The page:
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Can Companies Become Our New Top Universities?

By John Nosta on September 23, 2017 in The Digital Self
Do you really need to go to college when the private sector might just do a better job?

Our Amazing Ability to Quickly Judge People's Personality

Even when we only get a chance to look at a person for a few seconds, our judgment of personality is fairly reliable. What is the reason behind this almost "magic" ability?

What Narcissists Won’t Tell You About their Past

Although no one’s memory is perfect, memory in people high in narcissism is particularly flawed, especially when it comes to their flaws. New research shows why they're so biased.

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Stuck in a Pile of Dirt

By Elizabeth Young on September 24, 2017 in Adaptations
As Henry lands on the ground, he knows that his life has just changed forever.

Therapy for Gambling Addiction

By Ryan Howes PhD, ABPP on September 24, 2017 in In Therapy
Gambling maintains the fantasy of success while denying some harsh, cruel realities.

The Weight of the World

By Wendy Lustbader M.S.W. on September 24, 2017 in Life Gets Better
We are not helpless.There is power in the collective will to survive and make life good for those who come after us.
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The Impact of Online Shaming on Young Lives

By Sue Scheff on September 24, 2017 in Shame Nation
Teens are more concerned about online hate and shaming than they are about drugs. They are more likely to turn to their friends for help, rather than their parents.

The Dark Side of 9/11: Manipulating Trauma for Sympathy

By Jean Kim M.D. on September 24, 2017 in Culture Shrink
The heartbreak of 9/11 held the nation's sympathy. For a few wayward souls, the temptation of receiving that powerful sympathy was worth lying for.
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I Wanna Be a Serial Killer #3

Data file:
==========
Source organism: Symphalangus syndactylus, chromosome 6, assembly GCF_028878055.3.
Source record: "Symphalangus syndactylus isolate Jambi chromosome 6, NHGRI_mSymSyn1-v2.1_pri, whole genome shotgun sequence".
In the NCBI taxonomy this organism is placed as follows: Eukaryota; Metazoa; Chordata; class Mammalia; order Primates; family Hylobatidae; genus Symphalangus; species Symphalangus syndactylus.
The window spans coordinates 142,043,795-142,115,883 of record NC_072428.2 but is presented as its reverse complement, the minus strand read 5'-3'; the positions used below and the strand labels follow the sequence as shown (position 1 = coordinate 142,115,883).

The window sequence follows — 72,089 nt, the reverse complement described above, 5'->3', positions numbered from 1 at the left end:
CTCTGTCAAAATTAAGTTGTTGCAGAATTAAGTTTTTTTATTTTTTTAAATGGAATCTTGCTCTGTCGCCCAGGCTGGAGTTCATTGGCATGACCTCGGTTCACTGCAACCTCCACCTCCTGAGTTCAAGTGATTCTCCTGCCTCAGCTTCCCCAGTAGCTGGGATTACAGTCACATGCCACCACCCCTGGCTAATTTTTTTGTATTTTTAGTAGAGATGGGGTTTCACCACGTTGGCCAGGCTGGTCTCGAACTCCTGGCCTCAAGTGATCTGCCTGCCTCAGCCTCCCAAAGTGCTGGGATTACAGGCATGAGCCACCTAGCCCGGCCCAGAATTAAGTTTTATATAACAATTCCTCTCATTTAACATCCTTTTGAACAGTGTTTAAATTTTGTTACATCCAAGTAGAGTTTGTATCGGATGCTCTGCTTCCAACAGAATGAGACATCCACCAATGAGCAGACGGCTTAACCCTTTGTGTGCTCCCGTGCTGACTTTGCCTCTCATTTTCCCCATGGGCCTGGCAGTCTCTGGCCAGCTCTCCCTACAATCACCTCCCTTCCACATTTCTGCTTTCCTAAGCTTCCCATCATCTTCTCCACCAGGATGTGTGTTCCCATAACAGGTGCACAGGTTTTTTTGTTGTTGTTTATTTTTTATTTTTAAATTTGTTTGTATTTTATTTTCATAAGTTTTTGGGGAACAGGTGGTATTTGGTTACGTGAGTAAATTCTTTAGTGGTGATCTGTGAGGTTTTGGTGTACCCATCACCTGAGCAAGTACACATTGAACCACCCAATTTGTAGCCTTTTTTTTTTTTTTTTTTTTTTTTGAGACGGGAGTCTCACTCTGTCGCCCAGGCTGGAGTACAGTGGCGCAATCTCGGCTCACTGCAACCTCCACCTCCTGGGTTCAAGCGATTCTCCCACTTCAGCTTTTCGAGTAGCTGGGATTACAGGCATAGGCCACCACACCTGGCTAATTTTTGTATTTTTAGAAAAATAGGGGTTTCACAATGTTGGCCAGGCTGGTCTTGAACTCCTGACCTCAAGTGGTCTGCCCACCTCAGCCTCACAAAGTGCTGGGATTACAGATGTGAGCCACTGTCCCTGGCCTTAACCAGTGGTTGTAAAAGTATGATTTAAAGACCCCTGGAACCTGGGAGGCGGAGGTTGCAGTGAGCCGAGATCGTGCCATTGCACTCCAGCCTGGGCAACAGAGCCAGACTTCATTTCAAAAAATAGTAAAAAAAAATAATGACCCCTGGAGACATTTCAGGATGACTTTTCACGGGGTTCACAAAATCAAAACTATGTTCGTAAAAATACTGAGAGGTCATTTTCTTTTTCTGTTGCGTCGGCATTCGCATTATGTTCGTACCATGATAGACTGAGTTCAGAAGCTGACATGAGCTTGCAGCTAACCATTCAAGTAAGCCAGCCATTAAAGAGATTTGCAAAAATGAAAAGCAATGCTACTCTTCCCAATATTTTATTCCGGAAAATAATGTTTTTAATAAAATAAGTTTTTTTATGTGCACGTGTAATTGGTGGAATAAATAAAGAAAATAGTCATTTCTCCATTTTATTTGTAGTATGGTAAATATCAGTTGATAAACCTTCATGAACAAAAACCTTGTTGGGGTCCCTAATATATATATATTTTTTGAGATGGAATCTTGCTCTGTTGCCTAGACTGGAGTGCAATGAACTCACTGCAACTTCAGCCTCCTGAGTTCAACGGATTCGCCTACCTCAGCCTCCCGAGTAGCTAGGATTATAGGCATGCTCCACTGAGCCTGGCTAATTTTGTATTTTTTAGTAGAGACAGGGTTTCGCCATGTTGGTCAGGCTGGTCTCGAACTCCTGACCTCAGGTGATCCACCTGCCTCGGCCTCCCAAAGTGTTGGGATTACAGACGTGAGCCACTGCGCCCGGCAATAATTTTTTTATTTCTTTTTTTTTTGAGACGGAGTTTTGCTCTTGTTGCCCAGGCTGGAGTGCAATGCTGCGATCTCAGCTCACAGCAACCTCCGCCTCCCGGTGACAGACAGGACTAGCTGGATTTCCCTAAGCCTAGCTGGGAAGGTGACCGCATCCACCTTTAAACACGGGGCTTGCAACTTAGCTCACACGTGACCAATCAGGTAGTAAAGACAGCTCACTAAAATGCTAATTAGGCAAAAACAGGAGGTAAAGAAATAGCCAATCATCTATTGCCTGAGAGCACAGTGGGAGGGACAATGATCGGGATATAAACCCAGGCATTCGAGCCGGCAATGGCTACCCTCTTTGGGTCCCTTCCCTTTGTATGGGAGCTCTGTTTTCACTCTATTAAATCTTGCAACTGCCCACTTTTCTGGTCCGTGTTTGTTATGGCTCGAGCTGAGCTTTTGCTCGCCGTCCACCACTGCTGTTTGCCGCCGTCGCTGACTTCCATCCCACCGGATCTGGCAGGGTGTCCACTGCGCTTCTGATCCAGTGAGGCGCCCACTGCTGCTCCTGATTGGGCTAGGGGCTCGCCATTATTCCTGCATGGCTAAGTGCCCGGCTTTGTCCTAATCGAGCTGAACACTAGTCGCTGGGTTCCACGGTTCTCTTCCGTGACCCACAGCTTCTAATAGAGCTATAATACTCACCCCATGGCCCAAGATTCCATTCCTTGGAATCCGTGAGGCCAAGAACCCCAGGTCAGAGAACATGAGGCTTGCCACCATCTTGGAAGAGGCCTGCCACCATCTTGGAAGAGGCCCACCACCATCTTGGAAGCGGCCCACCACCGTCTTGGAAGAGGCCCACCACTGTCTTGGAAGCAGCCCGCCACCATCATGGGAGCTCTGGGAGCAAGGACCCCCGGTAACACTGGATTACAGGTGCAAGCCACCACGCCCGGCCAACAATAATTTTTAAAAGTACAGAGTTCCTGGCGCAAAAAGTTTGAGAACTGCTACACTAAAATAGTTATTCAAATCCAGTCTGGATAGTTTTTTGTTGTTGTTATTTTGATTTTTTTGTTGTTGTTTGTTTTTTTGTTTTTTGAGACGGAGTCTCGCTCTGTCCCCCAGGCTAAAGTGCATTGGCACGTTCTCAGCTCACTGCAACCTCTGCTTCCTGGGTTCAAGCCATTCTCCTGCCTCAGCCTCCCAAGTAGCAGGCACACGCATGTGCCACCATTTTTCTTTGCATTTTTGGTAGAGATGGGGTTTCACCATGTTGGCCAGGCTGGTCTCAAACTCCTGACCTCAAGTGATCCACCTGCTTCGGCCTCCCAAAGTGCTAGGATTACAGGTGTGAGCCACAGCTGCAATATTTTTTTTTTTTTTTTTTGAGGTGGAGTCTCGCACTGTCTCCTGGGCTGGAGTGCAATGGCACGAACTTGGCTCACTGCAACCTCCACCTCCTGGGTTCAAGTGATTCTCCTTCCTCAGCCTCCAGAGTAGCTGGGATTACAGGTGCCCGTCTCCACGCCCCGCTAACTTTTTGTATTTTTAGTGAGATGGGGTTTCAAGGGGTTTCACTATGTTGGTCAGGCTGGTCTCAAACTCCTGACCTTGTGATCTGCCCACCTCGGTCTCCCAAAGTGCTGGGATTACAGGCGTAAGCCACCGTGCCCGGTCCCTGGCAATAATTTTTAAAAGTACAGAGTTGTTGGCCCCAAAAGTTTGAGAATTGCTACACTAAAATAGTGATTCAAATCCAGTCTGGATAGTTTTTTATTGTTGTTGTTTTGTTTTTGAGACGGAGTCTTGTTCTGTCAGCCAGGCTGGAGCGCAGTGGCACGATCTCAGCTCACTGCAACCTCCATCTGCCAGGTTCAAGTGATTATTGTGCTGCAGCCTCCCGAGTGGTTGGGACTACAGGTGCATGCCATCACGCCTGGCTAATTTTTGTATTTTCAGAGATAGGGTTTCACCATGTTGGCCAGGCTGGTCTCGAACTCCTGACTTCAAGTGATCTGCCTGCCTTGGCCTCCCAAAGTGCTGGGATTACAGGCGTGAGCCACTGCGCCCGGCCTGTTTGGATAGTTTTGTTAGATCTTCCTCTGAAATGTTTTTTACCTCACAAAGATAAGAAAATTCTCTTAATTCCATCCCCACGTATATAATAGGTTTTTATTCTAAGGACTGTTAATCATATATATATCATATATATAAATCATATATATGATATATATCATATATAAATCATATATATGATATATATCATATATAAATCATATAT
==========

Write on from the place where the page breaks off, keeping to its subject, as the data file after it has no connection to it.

By Katherine Ramsland Ph.D. on September 24, 2017 in Shadow Boxing
Some people believe that if they follow the example of an infamous serial killer, their aspirations guarantee success.

Expressive Writing Liberates the Mind from Chronic Worrying

By Christopher Bergland on September 24, 2017 in The Athlete's Way
Taking a few minutes to jot down your innermost thoughts and feelings can offload chronic worries and makes your brain more efficient, according to a new study.

52 Ways to Show I Love You: Dinner at Home or Do We Go Out?

By Roni Beth Tower Ph.D., ABPP on September 24, 2017 in Life, Refracted
Cultural and generational changes in how we approach food color how we use food to express love. We can choose to cook, or gather, organize or ignore opportunities for feeding.

Asian Shame & Perfectionism

By Sam Louie MA, LMHC on September 23, 2017 in Minority Report
Asian shame can impact perfectionism. Whether it's the drive to succeed academically, vocationally, or relationally...the deeper fear with Asian perfectionism is being rejected...

Belly Fat and Your Child's Brain

Can playing tag improve your child's grades?

But This Job Isn’t Me!

By Dawn R. Norris, Ph.D. on September 23, 2017 in The Next Step
What's a hidden reason that underemployment can be as bad for mental health as being completely unemployed?

Born Good?

Economists, taking altruism seriously, find mixed evidence parents model it for their young children, stronger evidence that young kids are impressionable in this domain.

The Turning Test For Humans

By Yair Amichai-Hamburger Ph.D. on September 23, 2017 in The Social Net
Are robots gaining the emotional advantage on us?
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Time to Leave Your Therapist?